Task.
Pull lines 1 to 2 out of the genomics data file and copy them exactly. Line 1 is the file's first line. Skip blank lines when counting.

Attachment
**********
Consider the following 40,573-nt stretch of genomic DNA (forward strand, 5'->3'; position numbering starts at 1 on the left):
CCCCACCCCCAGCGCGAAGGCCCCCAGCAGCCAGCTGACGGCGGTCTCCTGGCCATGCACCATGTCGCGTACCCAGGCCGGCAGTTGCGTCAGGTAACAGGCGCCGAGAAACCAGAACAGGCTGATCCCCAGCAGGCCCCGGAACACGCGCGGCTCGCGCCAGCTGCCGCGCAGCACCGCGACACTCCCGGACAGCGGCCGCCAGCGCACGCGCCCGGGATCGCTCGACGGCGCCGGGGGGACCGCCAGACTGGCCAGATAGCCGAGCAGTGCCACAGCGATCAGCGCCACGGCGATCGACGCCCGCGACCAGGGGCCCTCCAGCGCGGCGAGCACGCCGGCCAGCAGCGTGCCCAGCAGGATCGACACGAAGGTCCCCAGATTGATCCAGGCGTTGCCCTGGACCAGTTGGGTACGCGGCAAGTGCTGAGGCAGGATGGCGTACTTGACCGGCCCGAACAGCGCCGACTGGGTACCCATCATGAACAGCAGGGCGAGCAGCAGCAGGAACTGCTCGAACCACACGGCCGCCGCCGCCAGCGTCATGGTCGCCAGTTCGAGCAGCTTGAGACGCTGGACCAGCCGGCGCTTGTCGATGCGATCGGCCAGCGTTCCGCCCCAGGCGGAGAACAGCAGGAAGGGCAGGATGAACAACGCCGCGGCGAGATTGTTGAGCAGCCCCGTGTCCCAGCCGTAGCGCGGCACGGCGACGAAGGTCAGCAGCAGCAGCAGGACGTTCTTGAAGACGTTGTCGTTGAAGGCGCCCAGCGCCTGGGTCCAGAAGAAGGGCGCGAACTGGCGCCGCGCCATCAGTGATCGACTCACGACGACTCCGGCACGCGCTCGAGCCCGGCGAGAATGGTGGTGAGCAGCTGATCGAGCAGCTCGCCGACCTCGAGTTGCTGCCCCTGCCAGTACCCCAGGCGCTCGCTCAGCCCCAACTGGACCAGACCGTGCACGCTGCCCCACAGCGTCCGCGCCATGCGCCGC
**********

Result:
Consider the following 40,573-nt stretch of genomic DNA (forward strand, 5'->3'; position numbering starts at 1 on the left):
CCCCACCCCCAGCGCGAAGGCCCCCAGCAGCCAGCTGACGGCGGTCTCCTGGCCATGCACCATGTCGCGTACCCAGGCCGGCAGTTGCGTCAGGTAACAGGCGCCGAGAAACCAGAACAGGCTGATCCCCAGCAGGCCCCGGAACACGCGCGGCTCGCGCCAGCTGCCGCGCAGCACCGCGACACTCCCGGACAGCGGCCGCCAGCGCACGCGCCCGGGATCGCTCGACGGCGCCGGGGGGACCGCCAGACTGGCCAGATAGCCGAGCAGTGCCACAGCGATCAGCGCCACGGCGATCGACGCCCGCGACCAGGGGCCCTCCAGCGCGGCGAGCACGCCGGCCAGCAGCGTGCCCAGCAGGATCGACACGAAGGTCCCCAGATTGATCCAGGCGTTGCCCTGGACCAGTTGGGTACGCGGCAAGTGCTGAGGCAGGATGGCGTACTTGACCGGCCCGAACAGCGCCGACTGGGTACCCATCATGAACAGCAGGGCGAGCAGCAGCAGGAACTGCTCGAACCACACGGCCGCCGCCGCCAGCGTCATGGTCGCCAGTTCGAGCAGCTTGAGACGCTGGACCAGCCGGCGCTTGTCGATGCGATCGGCCAGCGTTCCGCCCCAGGCGGAGAACAGCAGGAAGGGCAGGATGAACAACGCCGCGGCGAGATTGTTGAGCAGCCCCGTGTCCCAGCCGTAGCGCGGCACGGCGACGAAGGTCAGCAGCAGCAGCAGGACGTTCTTGAAGACGTTGTCGTTGAAGGCGCCCAGCGCCTGGGTCCAGAAGAAGGGCGCGAACTGGCGCCGCGCCATCAGTGATCGACTCACGACGACTCCGGCACGCGCTCGAGCCCGGCGAGAATGGTGGTGAGCAGCTGATCGAGCAGCTCGCCGACCTCGAGTTGCTGCCCCTGCCAGTACCCCAGGCGCTCGCTCAGCCCCAACTGGACCAGACCGTGCACGCTGCCCCACAGCGTCCGCGCCATGCGCCGC